any significant recognition from the Party for your help.
In fact many disgruntled Muslim activists in the US have abandoned
Muslim political groups and have joined Asian-American political groups
in order to continue their political activism.
This is not to say that a few Muslims have not received political
appointments to some junior level management positions in county, state
or federal management positions or government Commissions, as a result
of their help in the campaigns. But most of them have received
recognition by working through an Asian-American platform, and not by
identifying association with any Muslim-American group. And they are
vulnerable to even false complaints against them by anyone.
That makes one wonder if the political parties in America are angry at
the nation's Muslims. Since 2001 a large number of Muslim-American
organizations and Islamic centers have categorically condemned the 2001
Al Qaeda terrorist attack on US and on US interests abroad. Yet their
alienation from the American political parties is not showing any signs
No matter how one looks at it, it is obvious that the five million
strong American Muslim community, with sizeable vote power and sizeable
fundraising power, is not getting a voice in the US political process. A
survey and analysis of the situation indicates that one factor for the
alienation of Muslims from the political parties in US is their
continuing complaint against the US foreign policy in the Middle East
since 2001, and their lack of attention to the Administration's
domestic policies in the US. Also the race-based elements of electoral
politics in this year's Presidential election appears to have added
to the alienation of Muslim Americans from the majority White Americans.
In the Democratic party Presidential Primary election the support for
Senator Obama by a disproportionately large number of Muslim Americans
compared to Senator Hillary Clinton, in spite of the fact that Senator
Obama stretched absolutely no olive branch to them, and their aversion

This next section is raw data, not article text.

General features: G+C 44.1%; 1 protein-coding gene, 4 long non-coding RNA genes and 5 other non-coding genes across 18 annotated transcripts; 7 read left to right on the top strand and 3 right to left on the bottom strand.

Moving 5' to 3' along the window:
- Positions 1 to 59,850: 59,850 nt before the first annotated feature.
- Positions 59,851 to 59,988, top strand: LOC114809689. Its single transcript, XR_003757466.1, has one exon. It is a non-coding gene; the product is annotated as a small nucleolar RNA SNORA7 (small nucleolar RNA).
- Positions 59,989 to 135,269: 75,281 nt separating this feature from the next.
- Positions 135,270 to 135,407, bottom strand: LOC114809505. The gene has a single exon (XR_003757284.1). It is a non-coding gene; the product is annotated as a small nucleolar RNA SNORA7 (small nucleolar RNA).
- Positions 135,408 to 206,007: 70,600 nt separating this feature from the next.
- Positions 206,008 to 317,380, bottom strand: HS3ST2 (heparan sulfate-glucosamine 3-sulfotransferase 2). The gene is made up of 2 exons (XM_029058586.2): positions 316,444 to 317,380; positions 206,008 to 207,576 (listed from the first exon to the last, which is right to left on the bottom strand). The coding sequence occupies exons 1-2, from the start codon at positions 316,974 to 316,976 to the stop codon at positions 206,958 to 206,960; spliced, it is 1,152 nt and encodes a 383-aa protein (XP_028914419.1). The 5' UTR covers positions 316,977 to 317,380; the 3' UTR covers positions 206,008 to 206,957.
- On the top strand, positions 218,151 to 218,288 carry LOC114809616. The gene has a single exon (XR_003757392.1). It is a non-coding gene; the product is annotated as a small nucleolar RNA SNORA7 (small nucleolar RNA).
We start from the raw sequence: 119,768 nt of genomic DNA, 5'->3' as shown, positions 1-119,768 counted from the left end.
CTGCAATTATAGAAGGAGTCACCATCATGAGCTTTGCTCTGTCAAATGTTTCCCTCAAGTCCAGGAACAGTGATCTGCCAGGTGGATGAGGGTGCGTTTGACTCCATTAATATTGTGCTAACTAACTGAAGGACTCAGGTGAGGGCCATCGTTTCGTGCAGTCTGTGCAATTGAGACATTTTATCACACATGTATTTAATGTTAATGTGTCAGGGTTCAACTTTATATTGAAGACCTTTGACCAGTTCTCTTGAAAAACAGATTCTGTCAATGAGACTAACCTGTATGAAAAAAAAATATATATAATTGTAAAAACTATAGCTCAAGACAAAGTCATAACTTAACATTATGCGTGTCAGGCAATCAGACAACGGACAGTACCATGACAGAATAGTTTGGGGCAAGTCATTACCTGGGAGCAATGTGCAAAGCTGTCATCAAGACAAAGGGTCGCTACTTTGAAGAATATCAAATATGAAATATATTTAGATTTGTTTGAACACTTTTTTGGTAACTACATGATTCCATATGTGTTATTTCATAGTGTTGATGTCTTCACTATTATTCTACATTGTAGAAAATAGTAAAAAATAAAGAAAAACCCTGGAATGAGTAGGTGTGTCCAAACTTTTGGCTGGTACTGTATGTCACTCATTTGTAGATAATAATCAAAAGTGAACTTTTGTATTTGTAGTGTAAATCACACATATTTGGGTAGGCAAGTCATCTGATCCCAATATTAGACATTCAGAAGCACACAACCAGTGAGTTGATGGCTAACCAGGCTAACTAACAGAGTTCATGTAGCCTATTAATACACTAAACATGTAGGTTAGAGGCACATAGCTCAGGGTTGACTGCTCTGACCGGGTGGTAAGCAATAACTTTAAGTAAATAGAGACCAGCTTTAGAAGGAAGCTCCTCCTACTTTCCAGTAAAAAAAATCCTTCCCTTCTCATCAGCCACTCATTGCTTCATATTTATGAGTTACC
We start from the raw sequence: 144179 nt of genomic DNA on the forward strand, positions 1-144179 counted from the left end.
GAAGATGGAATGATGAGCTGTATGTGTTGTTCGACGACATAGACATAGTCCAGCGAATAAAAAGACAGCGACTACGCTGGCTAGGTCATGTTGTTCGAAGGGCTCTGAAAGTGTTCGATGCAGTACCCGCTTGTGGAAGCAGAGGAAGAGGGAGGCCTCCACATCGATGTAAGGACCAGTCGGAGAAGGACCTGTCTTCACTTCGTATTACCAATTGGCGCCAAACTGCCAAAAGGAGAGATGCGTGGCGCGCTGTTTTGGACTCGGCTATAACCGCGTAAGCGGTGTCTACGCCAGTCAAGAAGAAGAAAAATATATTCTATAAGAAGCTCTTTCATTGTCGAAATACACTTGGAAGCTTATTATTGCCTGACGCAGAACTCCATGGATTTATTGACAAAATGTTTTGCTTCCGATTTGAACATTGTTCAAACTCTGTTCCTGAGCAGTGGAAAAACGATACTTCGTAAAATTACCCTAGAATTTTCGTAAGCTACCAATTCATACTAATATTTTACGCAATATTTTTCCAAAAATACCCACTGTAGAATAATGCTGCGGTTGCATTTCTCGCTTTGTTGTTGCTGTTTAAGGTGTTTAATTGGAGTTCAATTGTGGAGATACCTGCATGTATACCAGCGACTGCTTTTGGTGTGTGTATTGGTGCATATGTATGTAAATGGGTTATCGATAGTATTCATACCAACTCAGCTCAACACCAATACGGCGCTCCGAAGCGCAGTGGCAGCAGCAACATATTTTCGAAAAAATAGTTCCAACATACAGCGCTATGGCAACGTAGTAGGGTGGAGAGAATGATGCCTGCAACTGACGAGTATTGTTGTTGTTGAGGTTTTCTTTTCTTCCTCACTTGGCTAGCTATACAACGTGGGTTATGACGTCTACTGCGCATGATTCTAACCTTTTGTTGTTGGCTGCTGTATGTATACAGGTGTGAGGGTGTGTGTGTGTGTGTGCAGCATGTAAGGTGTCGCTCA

to the Republican candidates reinforces the feeling that the alienation
of Muslims from White Americans has increased in this election year.
Thus today Muslim Americans are not only alienated from the Republican
Party where most people are Whites, they also appear to be alienated
from a large segment of the Democratic Party.
To compound the problem, major national Muslim organizations like
Islamic Society of North America, Islamic Circle of North America,
Council on American Islamic Relations, Muslim Public Affairs Council,
American Muslim Alliance, etc have stopped taking initiatives in the
political arena since 2001 and are now mostly involved in social,
interfaith, religious and government-liaison work. The enthusiasm for
the Presidential, Congressional and Statehouse elections that Muslim
Americans demonstrated in 2000 has evaporated, leaving a deafening
silence and eerie vacuum in the community's political activism
landscape. The community that was becoming politically vibrant only
eight years ago is without any political agenda, goal or leadership in
Surely the community cannot afford to remain in this limbo and must find
a way out of the suffocating impasse. Muslim Americans must recognize
that building bridges with all Americans, especially the majority White
people, and helping them overcome their anger against Muslims due to the
2001 Al Qaeda terrorist attacks on US, should be a priority for them.
Taking far more interest in the domestic US issues rather than foreign
policy issues is a must for the community to redeem itself.
In today's America Muslims should pay serious attention and respect
to women candidates. In elections for important national positions the
community should support a variety of candidates from various shades and
both political parties; not just minority ethnic or religious
candidates. The Muslim American minority should understand that in order
to receive fairness from America 's majority community they should
also give fairness to the majority.
The writer is a community activist in Washington DC. He can be reached